This dinner will get you laid – a conundrum concerning eggplant parmigiana

Eggplant illustration for parmigana recipe

“You know that old saying, chocolate’s better than sex – but only if you’re doing the sex wrong?” said friend Annie as we chatted on Skype earlier this week.

“Well Angelo (Italian boyfriend of 6 months) says that chocolate doesn’t come close; if he had to choose a potential better-than-sex food it would have to be parmigiana. Which leaves us with a dilemma. Because if the parmigiana is better than sex, then we’re not doing the sex right, but if the sex is better than parmigiana, then we’re not making the parmigiana right.

It’s basically going to be a great weekend!”

Illustrated eggplant parmigana recipe

I first ate eggplant parmigiana, or aubergine parmigiana as I would have (and still do) think of it – in a café on the edge of a car park near Vesuvius, before wandering around the ruined city in the bright spring sunshine looking out for rude BC graffiti on the walls of buildings eerily preserved by ash and lava.

I was a teenager, on holiday with my parents and my younger sister, and thus protected on all sides from the advances of suave Italian men on vespers who offered to take me with them to see more private monuments. Not that I could have been tempted away from heaven on a plate in any case: the gooey mozzarella, the crunchy breadcrumbs, the sweet tomatoes, the unctuous aubergines. I would happily have settled in for the rest of the day.

Of course, since then, every attempt to cook aubergine parmigiana is an attempt to recreate this experience, captured in the amber of memory, the Platonic ideal of the dish.

Eggplant Parmigiana (serves 2 – 4 depending on appitite)

Parmesan illustration for eggplant parmigiana recipe1 eggplant (or two baby ones – like the ones in our vegetable box)
1 ball of mozzarella
½ cup grated parmesan
½ cup breadcrumbs
Olive oil
1 tin of tomatoes – I use whole plum tomatoes and chop them in the can by wiggling my knife around. My brother-in-law once worked at a tinning factor and tells me that the tomatoes that weren’t good enough to be canned whole went into the chopped and crushed tins, so I’ve fastidiously avoided them since.Yellow onion illustration for easy eggplant parmigiana recipe
1 onion
1 clove of garlic
½ tbsp butter
½ tbsp milk or cream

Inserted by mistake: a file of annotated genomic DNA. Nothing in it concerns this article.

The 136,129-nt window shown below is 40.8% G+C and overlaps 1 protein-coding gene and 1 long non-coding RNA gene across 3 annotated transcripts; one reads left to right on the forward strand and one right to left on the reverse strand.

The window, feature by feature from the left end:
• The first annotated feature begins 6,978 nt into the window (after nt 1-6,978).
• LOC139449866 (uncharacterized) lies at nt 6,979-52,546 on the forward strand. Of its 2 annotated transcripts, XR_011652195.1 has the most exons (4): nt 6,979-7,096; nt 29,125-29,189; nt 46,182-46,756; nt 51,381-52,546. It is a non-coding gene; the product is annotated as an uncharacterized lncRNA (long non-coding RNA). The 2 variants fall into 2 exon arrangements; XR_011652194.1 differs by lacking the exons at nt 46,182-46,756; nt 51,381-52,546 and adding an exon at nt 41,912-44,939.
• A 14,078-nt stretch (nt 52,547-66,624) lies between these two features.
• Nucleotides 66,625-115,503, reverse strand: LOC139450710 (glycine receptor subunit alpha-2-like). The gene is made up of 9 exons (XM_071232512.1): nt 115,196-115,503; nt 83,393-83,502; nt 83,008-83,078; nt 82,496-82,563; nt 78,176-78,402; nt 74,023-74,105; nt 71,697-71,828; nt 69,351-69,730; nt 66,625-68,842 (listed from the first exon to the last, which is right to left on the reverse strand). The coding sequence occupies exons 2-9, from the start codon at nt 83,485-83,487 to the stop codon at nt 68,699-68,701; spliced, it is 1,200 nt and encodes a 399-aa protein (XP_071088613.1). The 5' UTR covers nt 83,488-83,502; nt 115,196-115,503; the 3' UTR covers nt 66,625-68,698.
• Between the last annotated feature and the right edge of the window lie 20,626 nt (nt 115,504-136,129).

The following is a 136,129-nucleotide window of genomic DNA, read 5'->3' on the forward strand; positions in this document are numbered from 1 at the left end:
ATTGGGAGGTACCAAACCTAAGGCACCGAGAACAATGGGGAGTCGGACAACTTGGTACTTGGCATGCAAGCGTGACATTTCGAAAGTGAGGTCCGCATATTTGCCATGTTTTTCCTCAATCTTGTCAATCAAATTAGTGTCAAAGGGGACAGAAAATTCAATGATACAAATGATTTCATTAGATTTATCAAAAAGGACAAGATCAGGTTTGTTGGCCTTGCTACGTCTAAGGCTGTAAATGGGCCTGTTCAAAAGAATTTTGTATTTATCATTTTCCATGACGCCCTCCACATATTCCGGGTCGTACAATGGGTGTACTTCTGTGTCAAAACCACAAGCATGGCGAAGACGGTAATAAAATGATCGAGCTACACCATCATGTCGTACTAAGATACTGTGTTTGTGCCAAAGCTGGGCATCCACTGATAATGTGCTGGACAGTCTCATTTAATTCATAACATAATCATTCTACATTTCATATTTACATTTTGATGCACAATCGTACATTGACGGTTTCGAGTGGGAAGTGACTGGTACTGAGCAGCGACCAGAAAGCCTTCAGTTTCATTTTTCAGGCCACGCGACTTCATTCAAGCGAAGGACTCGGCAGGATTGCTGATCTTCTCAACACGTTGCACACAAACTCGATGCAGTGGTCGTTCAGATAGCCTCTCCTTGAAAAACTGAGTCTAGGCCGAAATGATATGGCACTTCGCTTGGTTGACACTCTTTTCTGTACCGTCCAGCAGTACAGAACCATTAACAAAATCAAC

Salt and pepper

Eggplant parmigiana is a two step process – tomato sauce then the baking of the eggplant. Obviously you could buy a jar of marinara sauce, but this is a simple sauce to make, and once you’ve got the hang of it you could use it as pasta sauce, or lasagna sauce or tomato soup …

If you have celery, carrots – any old (non root) vegetables knocking around – for example, from a massive veg box delivery – dice them and add them to the tomato sauce – for picky eaters, blend this sauce before using and nobody will be any the wiser.

  • Pre heat the oven to 400
  • Dice the onion and fry in a tbsp of olive oil until soft. Season with salt and pepper
  • Add the grated or finely chopped garlic clove and cook for a minute – don’t let it burn
  • Add the tinned tomatoes, the butter and the milk (the dairy really brings out the sweetness in the tomatoes and stops them tasting tinny or acidic)
  • Simmer gently for 15 minutes adding a splash of water if necessary until the sauce is thick and rich
  • While the sauce is simmering chop the stalk off the eggplant and slice into 1cm thick disks
  • Sprinkle with a little salt then place on one paper towel and cover with another – this will draw out a little bit of the water (5 mins). Rinse the salt off then pat dry again
  • Heat a griddle pan (or frying pan)
  • Brush the eggplant slices with olive oil and sear for a few minutes per side to get some color

From here on in it’s an assembly job:

  • Spread some tomato sauce on the base of a baking dish
  • Layer some egg plant on top
  • Sprinkle with parmesan
  • Rip up half the mozzarella and scatter it around
  • Now for more tomato sauce, more eggplant, more parmesan and more mozzarella
  • Finish by sprinkling some breadcrumbs and parmesan on top
  • Bake for 30 minutes

This dish can be baked ahead of time, kept in the fridge then reheated in the oven until it’s bubbling and hot.

If you can make that you can make this:

  • Substitute zucchini (courgette) for the eggplant
  • Or mix zucchini and sliced fennel
  • Or cubes of squash
  • Cut the eggplant into disks then slice again into long wedges. Add a cup more water to the tomato sauce and add a few handfuls of rigatoni to the layers before baking
  • Add a cup of stock to the tomato sauce to make tomato soup
  • Add a cup of stock a can of mixed beans and  a handful of baby pasta to the tomato sauce to make minestrone soup
  • Add a splash of cream and vodka to the tomato sauce to make vodka sauce for pasta
  • Add capers, chopped anchovies, a generous tsp of chili flakes and a handful of chopped olives to the tomato sauce to make a puttenesca pasta sauce
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3 Responses to This dinner will get you laid – a conundrum concerning eggplant parmigiana

  1. ….or you could make it with a bit of spice and without the cheese…Middle East style…or have I gone too far. Either way it’s definitely better than chocolate (but my lips remain sealed on sex).

  2. Liz Jenkins says:

    This sounds a lot easier than my version which calls for individually frying the eggplant. I hand bread each piece, then layer on top of the tomato sauce then add the cheese. This eliminates the frying part which would be a lot easier and probably healthier. I’ll have to try this next time and see what we think!
    I do like to add some red wine in my sauce as well. Actually red wine is good with just about everything but that’s another comment/post. :-)

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